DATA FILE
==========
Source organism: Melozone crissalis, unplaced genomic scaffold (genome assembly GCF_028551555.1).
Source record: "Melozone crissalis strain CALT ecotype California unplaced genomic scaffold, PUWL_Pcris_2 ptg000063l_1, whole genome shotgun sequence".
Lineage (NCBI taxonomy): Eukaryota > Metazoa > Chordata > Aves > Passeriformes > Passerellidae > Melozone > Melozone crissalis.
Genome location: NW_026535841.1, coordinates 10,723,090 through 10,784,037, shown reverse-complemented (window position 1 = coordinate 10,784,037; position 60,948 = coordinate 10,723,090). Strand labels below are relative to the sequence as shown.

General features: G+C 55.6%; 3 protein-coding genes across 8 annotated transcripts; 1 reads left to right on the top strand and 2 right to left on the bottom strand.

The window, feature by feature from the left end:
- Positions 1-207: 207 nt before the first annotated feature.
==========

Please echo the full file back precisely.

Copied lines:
Source organism: Melozone crissalis, unplaced genomic scaffold (genome assembly GCF_028551555.1).
Source record: "Melozone crissalis strain CALT ecotype California unplaced genomic scaffold, PUWL_Pcris_2 ptg000063l_1, whole genome shotgun sequence".
Lineage (NCBI taxonomy): Eukaryota > Metazoa > Chordata > Aves > Passeriformes > Passerellidae > Melozone > Melozone crissalis.
Genome location: NW_026535841.1, coordinates 10,723,090 through 10,784,037, shown reverse-complemented (window position 1 = coordinate 10,784,037; position 60,948 = coordinate 10,723,090). Strand labels below are relative to the sequence as shown.

General features: G+C 55.6%; 3 protein-coding genes across 8 annotated transcripts; 1 reads left to right on the top strand and 2 right to left on the bottom strand.

The window, feature by feature from the left end:
- Positions 1-207: 207 nt before the first annotated feature.